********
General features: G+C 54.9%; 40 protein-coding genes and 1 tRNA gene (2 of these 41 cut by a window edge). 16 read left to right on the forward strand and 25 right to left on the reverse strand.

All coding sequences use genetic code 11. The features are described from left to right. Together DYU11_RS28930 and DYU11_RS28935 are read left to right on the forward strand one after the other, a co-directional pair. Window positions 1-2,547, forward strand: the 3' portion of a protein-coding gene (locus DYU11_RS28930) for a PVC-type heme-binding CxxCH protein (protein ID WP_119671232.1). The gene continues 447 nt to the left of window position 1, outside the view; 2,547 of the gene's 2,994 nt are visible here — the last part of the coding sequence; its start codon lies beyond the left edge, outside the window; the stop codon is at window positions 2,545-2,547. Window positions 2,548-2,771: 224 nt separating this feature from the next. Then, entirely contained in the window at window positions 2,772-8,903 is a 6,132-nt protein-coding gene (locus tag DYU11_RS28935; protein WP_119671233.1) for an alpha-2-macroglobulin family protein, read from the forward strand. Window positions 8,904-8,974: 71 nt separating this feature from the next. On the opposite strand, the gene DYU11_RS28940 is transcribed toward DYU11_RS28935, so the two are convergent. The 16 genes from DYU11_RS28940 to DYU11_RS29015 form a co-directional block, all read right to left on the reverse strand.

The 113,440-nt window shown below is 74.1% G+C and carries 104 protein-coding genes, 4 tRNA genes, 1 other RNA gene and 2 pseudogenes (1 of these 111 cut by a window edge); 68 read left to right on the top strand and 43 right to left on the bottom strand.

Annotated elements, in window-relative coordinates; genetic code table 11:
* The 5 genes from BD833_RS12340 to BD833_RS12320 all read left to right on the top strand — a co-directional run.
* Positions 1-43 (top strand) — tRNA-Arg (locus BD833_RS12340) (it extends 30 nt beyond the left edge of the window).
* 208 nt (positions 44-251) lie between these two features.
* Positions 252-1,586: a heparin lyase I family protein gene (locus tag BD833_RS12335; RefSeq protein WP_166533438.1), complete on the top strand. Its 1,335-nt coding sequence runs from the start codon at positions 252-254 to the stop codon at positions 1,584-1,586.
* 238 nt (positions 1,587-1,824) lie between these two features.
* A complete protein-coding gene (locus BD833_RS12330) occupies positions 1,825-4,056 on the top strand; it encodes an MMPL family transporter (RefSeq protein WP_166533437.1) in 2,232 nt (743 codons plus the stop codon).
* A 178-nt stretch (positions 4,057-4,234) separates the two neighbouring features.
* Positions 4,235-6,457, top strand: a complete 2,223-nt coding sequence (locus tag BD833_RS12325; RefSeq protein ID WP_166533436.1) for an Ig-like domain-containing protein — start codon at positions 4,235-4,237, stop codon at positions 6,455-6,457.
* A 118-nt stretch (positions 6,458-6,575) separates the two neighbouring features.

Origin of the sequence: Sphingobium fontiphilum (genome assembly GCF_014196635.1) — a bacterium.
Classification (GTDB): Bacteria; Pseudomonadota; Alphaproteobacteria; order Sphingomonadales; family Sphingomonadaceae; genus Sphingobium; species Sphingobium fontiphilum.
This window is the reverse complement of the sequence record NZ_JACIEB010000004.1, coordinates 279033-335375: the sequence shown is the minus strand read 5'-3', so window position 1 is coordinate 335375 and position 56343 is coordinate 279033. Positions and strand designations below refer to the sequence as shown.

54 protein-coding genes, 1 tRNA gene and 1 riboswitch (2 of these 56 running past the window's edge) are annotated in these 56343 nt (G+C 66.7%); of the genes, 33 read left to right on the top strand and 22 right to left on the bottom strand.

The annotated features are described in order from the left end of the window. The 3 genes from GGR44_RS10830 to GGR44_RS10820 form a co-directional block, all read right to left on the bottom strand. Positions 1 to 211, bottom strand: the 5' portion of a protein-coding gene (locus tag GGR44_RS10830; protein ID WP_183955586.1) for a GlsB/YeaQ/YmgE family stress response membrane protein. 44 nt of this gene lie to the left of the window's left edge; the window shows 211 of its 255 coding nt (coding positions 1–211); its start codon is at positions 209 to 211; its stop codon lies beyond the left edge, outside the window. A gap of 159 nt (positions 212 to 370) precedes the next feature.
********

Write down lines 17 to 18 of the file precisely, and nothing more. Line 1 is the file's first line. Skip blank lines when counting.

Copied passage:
54 protein-coding genes, 1 tRNA gene and 1 riboswitch (2 of these 56 running past the window's edge) are annotated in these 56343 nt (G+C 66.7%); of the genes, 33 read left to right on the top strand and 22 right to left on the bottom strand.

The annotated features are described in order from the left end of the window. The 3 genes from GGR44_RS10830 to GGR44_RS10820 form a co-directional block, all read right to left on the bottom strand. Positions 1 to 211, bottom strand: the 5' portion of a protein-coding gene (locus tag GGR44_RS10830; protein ID WP_183955586.1) for a GlsB/YeaQ/YmgE family stress response membrane protein. 44 nt of this gene lie to the left of the window's left edge; the window shows 211 of its 255 coding nt (coding positions 1–211); its start codon is at positions 209 to 211; its stop codon lies beyond the left edge, outside the window. A gap of 159 nt (positions 212 to 370) precedes the next feature.